September 04, 2020
When Anxiety Strikes: Recognizing & Recovering
Recovering from anxiety can be difficult. Anxiety seems like a normal part of life these days. Political turmoil, global health crises, economic hardship—it would be more surprising if we were not anxious with all that’s going on. So how does one identify when anxiety has reached the threshold of meriting diagnostics or requiring treatment? First, let’s take a look at what anxiety is.
Anxiety is a bouquet of feelings that include worry, nervousness, and a sense of foreboding or dread. Anxious feelings can provide useful signals to us that something in our lives isn’t right, leading us to safety and provoking meaningful change. As such, it is informative, a guide dog that helps us toward stable ground.
Anxiety becomes deleterious, however, when it refuses to go away, humming along in the background (or foreground), preventing us from fully participating in life. This type of anxiety, which we might define as disruptive rather than instructive, is the kind for which treatment and diagnostics may be appropriate. Important signs of intrusive anxiety include constantly feeling restless, irritable, and quick to trigger. Physically, one may experience sleep disruption, stomachaches, headaches, muscle tension, trembling, and unshakeable fatigue.
You can also identify unhelpful anxiety by accessing your intuition and asking yourself: am I worrying to an excessive degree? Do the worries center around a logical, real-world issue—like imminent eviction or a recent job loss—or are they shape-shifters, whack-a-mole woes that seem to pop up just when another was just resolved? All these inquiries can help you access your own inner wisdom as to whether anxiety has gone too far. If all else fails, the fact that you’re even wondering whether your anxiety requires treatment is an indicator in itself.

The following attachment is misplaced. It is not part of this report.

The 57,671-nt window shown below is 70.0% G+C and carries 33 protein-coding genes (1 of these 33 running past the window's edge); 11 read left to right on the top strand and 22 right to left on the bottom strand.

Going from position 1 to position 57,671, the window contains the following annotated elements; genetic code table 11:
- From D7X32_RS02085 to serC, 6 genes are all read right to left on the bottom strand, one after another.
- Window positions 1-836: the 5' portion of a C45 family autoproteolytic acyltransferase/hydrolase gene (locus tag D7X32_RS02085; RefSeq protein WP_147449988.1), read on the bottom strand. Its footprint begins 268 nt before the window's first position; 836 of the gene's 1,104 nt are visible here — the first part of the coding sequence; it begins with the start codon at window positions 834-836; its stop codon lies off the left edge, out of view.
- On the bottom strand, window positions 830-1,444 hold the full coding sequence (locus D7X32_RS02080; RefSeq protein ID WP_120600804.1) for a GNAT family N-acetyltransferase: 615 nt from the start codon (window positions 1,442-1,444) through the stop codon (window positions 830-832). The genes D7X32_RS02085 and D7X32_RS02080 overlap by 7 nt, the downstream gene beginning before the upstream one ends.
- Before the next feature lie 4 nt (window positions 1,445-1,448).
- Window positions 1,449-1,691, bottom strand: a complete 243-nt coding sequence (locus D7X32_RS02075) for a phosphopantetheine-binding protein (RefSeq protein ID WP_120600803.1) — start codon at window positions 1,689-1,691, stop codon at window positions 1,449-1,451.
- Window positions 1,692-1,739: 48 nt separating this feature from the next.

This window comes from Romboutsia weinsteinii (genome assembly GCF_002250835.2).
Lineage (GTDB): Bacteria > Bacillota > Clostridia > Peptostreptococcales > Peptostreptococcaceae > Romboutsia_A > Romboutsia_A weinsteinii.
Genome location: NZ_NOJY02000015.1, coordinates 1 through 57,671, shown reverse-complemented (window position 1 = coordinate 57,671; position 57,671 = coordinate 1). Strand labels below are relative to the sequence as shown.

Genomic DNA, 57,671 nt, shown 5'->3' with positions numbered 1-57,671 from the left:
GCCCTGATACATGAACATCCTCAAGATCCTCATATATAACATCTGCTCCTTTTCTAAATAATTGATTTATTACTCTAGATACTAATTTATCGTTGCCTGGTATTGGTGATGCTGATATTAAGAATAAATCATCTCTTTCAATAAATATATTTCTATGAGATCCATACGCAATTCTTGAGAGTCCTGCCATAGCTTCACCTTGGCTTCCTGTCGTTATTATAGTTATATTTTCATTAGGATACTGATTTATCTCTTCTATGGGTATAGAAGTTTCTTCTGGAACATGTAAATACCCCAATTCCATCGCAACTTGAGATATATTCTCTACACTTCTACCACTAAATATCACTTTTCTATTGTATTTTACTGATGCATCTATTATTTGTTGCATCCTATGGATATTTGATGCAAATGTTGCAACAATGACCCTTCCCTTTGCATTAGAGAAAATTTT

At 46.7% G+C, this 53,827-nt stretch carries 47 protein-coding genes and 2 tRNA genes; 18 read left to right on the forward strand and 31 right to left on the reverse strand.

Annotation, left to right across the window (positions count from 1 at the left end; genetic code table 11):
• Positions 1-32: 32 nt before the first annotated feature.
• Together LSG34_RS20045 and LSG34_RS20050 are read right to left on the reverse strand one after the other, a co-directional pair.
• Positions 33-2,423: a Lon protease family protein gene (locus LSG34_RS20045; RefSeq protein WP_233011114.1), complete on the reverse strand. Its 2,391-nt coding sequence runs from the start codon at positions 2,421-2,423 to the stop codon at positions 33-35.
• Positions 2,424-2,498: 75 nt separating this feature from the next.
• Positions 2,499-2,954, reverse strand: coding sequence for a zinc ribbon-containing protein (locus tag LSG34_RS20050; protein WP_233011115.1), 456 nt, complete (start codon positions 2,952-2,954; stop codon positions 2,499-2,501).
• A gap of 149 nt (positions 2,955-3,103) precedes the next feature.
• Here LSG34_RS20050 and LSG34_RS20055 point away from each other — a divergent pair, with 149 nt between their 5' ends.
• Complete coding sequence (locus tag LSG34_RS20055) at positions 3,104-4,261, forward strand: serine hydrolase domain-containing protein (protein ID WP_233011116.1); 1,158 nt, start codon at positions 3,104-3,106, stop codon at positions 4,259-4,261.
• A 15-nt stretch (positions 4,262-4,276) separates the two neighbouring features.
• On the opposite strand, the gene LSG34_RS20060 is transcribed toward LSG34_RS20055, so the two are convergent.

As for treatment, your therapist or psychiatrist has many approaches at her disposal and should customize a program that works best for you. Besides talk therapy, I often employ cognitive behavioral therapy (CBT) in treating anxiety. CBT allows me to teach clients how to challenge their own distorted thinking and create new response patterns for the future. It’s somewhat akin to the teach-a-man-to-fish model as, after a time, the client can employ this method on her own. This feeling of empowerment alone can be an antidote to anxiety.
In some cases, medication can also be indicated for recovering from anxiety. For this, clients must consult a doctor to understand the benefits and drawbacks of each medication and employ a thorough and methodical approach to finding one that works. Always share your side effects with your treating professional so you can move on from or adjust any medications that might not gel with your constitution.
All people, whether their anxiety rises to treatable thresholds or not, can use some simple strategies to manage anxiety themselves. Exercise, even—especially—simple things like walking, can work wonders. I’m also a huge advocate of sleep hygiene: going to bed early, without a device in your hand, television off, preferably after a hot bath and a cup of tea. Sleeping at least 7 hours a night can alone be hugely protective. Also limiting the amount of caffeine and alcohol you consume and eating a healthy, balanced diet. Contrary to some pretty negative social messaging, make sure you eat enough! That includes carbohydrates, which help keep serotonin levels regulated. Finally, mindfulness meditation and paying attention to your breathing are a few additional suggestions that continue to work for ourselves and our clients while recovering from anxiety.